Wednesday, May 29, 2013

First posy

The flowers in our backyard are finally mature, and plentiful, enough to clip for a bouquet. I cut these flowers this morning and placed them in a small pickle-relish jar I've been saving. I love flowers in simple glass jars. The greenery inside is almost as pretty to me as the blooms are.

My posy includes a clipping of white buds from one of our Nandina (Heavenly Bamboo) bushes, a red rose from my large bush, a golden yellow Coreopsis blossom, deep pink Sedum, pale pink primroses and a fuschia Sweet William flower. I love the pinks and reds together.

This might not be the kind of bouquet you'd find in a florist's shop, but it makes me happy. We grew these flowers ourselves, tended them all spring from the first shoots. We will prune and water and fertilize them all summer long. If the weather cooperates, we'll have blooms into November.

I placed the jar on the kitchen table so that we can enjoy the posy while we eat. It's bright and cheery. Pretty posy.

Tuesday, May 28, 2013

Homemade strawberry jam

The women in my husband's family are consummate homemakers, every last one of them. They grow their own fruits and vegetables and can or preserve everything. My mother-in-law tells of canning the sour-cherry harvest days before she was due to give birth to my husband, nine months pregnant in the heat of mid-August in Colorado, working so hard she sent herself into labor. She started working again as soon as she got home from the hospital. Country people!

These days, she lives in a climate where she can grow citrus fruit, as well as berries and stone fruit, and she makes curds and marmalades and jams and jellies galore. I've long admired these skills and wanted to try it myself, but I lacked confidence. In my family, the women buy a jar of Welch's grape jelly and call it done. This is fine, but I wanted to expand my horizons, so last week I made a batch of strawberry jam all by myself. I would mostly call it a success, but I still have plenty to learn.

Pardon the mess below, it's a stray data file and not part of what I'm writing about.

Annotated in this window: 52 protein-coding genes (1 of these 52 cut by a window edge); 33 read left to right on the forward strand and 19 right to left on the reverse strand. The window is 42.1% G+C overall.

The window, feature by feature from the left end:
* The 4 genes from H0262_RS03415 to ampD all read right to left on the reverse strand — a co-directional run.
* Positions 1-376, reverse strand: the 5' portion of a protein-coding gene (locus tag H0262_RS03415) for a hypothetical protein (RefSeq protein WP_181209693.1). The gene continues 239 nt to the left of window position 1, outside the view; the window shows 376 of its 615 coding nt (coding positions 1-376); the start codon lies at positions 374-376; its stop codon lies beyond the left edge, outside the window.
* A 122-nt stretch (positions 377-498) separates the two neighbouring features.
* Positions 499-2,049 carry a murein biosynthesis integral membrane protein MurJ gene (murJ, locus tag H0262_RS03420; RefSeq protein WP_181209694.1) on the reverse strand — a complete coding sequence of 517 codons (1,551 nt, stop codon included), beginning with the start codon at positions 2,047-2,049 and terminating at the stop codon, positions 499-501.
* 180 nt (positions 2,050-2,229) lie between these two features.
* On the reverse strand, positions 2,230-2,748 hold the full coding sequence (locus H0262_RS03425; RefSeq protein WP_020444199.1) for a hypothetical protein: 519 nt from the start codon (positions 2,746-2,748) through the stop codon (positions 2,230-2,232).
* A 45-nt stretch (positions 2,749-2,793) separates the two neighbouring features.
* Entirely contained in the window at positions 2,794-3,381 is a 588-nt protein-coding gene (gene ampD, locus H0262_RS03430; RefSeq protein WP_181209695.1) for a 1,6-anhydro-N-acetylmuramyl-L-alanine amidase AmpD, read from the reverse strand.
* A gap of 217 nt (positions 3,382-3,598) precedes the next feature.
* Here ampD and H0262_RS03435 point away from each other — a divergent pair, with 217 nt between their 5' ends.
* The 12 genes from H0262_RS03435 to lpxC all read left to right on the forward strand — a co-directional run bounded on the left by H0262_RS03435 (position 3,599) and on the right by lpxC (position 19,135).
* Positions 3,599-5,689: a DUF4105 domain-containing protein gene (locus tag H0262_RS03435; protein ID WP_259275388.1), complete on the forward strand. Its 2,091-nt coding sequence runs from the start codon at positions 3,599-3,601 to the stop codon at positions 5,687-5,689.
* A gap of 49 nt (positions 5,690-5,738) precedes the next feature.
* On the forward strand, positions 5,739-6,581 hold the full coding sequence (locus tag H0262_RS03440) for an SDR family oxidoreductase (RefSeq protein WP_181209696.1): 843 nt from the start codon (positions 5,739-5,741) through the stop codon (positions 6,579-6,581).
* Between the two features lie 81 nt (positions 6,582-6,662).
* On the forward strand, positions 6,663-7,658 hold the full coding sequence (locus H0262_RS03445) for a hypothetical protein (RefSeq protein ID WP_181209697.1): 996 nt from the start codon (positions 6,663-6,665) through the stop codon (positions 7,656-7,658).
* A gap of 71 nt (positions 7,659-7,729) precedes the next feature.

I do not own a canner. I really can't justify yet another piece of cooking equipment in a kitchen already bursting with too many, so I set out to find a method that does not require a canner. I have numerous old cookbooks which belonged to my mother-in-law and others in that part of the family, but they may be too old; they want you to "paraffin" the jars and such. I turned to the internet, of course, and there was a lot of information there (I mean, look at this). I read a lot about strawberries themselves, my favorite fruit, which it turns out I knew very little about.

In my research, I came across an interesting blog called Three Hobbits and a Giant, which contains a post all about making strawberry jam without a canner. In this detailed, photo-heavy post, the author and her sister make a batch of strawberry jam without using a canner and they swear it works. They use the dishwasher to heat the jars and they boil the jar lids, then they work very fast to spoon the hot jam into the hot jars and clamp on the hot lids with jar rings. sounded a little weird, but I was willing to try it.